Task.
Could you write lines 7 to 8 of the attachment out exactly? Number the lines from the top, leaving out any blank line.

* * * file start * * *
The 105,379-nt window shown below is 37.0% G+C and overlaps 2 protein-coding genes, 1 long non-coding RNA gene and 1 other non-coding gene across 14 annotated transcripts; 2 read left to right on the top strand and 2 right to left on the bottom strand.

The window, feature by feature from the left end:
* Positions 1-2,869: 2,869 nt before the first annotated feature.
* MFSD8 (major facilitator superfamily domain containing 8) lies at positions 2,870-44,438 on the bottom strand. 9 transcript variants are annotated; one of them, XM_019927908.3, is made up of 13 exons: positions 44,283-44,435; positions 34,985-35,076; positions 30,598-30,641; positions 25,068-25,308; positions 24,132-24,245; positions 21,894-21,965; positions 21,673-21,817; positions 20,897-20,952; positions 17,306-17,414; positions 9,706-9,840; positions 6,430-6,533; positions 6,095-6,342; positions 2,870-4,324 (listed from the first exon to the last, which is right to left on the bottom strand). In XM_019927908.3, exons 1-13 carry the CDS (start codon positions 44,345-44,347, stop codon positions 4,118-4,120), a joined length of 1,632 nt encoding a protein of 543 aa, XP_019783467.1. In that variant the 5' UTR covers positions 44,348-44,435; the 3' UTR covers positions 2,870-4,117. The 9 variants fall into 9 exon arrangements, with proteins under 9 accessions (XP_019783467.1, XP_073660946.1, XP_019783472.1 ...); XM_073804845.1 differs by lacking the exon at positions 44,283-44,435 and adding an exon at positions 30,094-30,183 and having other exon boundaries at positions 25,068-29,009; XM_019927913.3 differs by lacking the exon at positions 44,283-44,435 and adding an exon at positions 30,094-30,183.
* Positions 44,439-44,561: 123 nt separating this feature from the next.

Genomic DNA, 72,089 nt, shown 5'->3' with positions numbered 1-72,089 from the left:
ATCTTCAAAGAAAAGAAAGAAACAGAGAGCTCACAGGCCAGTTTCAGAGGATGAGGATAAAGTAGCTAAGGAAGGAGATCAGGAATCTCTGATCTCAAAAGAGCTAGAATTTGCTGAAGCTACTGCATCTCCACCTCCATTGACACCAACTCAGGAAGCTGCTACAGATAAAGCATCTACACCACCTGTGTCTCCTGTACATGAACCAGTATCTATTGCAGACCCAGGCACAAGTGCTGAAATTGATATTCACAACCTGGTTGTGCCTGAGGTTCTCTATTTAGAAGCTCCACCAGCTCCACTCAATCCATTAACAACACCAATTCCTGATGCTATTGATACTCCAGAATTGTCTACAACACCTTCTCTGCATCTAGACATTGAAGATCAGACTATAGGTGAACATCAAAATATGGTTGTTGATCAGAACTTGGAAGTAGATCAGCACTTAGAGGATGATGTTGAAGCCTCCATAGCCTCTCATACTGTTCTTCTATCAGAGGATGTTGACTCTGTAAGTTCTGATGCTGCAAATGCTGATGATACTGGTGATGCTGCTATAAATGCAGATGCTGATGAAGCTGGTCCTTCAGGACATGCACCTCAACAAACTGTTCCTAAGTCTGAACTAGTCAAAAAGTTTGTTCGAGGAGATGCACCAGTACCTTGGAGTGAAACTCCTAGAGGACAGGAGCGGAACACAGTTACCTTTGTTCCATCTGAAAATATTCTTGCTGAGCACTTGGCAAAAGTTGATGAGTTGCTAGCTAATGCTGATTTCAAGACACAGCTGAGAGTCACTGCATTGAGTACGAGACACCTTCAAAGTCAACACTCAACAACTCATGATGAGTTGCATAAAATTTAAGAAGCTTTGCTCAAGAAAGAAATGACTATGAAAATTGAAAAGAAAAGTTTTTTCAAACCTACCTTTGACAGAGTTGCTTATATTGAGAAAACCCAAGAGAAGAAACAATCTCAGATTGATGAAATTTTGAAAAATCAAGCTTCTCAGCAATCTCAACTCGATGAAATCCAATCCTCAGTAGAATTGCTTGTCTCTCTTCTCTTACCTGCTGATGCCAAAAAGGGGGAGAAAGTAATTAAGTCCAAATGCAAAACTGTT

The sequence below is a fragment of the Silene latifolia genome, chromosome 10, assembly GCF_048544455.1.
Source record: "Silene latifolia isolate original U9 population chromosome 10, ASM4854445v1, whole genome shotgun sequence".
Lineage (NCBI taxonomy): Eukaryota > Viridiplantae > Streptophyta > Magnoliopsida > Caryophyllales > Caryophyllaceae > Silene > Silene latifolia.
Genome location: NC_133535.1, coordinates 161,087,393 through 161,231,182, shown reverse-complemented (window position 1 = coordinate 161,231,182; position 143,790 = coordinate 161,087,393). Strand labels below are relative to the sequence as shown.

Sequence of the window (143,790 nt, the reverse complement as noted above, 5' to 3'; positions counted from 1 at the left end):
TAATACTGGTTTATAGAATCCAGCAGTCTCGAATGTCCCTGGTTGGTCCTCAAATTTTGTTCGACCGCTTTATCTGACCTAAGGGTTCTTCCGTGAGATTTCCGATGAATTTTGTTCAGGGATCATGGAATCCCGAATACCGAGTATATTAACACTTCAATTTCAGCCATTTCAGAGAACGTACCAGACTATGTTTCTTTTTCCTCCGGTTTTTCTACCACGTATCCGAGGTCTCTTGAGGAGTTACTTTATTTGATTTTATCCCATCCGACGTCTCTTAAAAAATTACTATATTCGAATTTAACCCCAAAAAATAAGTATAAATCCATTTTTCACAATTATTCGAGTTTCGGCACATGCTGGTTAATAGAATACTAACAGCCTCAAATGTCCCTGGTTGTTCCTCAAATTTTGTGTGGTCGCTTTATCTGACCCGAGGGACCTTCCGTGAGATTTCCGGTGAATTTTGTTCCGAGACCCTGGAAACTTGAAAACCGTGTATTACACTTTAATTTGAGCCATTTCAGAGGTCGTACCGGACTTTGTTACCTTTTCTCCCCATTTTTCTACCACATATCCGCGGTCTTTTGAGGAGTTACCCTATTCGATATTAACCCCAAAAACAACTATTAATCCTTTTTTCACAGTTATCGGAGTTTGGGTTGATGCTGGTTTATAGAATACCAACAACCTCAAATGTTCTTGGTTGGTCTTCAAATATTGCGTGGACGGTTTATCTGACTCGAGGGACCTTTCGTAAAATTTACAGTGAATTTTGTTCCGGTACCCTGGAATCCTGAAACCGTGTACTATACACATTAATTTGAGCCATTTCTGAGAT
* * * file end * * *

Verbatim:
ATCTTCAAAGAAAAGAAAGAAACAGAGAGCTCACAGGCCAGTTTCAGAGGATGAGGATAAAGTAGCTAAGGAAGGAGATCAGGAATCTCTGATCTCAAAAGAGCTAGAATTTGCTGAAGCTACTGCATCTCCACCTCCATTGACACCAACTCAGGAAGCTGCTACAGATAAAGCATCTACACCACCTGTGTCTCCTGTACATGAACCAGTATCTATTGCAGACCCAGGCACAAGTGCTGAAATTGATATTCACAACCTGGTTGTGCCTGAGGTTCTCTATTTAGAAGCTCCACCAGCTCCACTCAATCCATTAACAACACCAATTCCTGATGCTATTGATACTCCAGAATTGTCTACAACACCTTCTCTGCATCTAGACATTGAAGATCAGACTATAGGTGAACATCAAAATATGGTTGTTGATCAGAACTTGGAAGTAGATCAGCACTTAGAGGATGATGTTGAAGCCTCCATAGCCTCTCATACTGTTCTTCTATCAGAGGATGTTGACTCTGTAAGTTCTGATGCTGCAAATGCTGATGATACTGGTGATGCTGCTATAAATGCAGATGCTGATGAAGCTGGTCCTTCAGGACATGCACCTCAACAAACTGTTCCTAAGTCTGAACTAGTCAAAAAGTTTGTTCGAGGAGATGCACCAGTACCTTGGAGTGAAACTCCTAGAGGACAGGAGCGGAACACAGTTACCTTTGTTCCATCTGAAAATATTCTTGCTGAGCACTTGGCAAAAGTTGATGAGTTGCTAGCTAATGCTGATTTCAAGACACAGCTGAGAGTCACTGCATTGAGTACGAGACACCTTCAAAGTCAACACTCAACAACTCATGATGAGTTGCATAAAATTTAAGAAGCTTTGCTCAAGAAAGAAATGACTATGAAAATTGAAAAGAAAAGTTTTTTCAAACCTACCTTTGACAGAGTTGCTTATATTGAGAAAACCCAAGAGAAGAAACAATCTCAGATTGATGAAATTTTGAAAAATCAAGCTTCTCAGCAATCTCAACTCGATGAAATCCAATCCTCAGTAGAATTGCTTGTCTCTCTTCTCTTACCTGCTGATGCCAAAAAGGGGGAGAAAGTAATTAAGTCCAAATGCAAAACTGTT

The sequence below is a fragment of the Silene latifolia genome, chromosome 10, assembly GCF_048544455.1.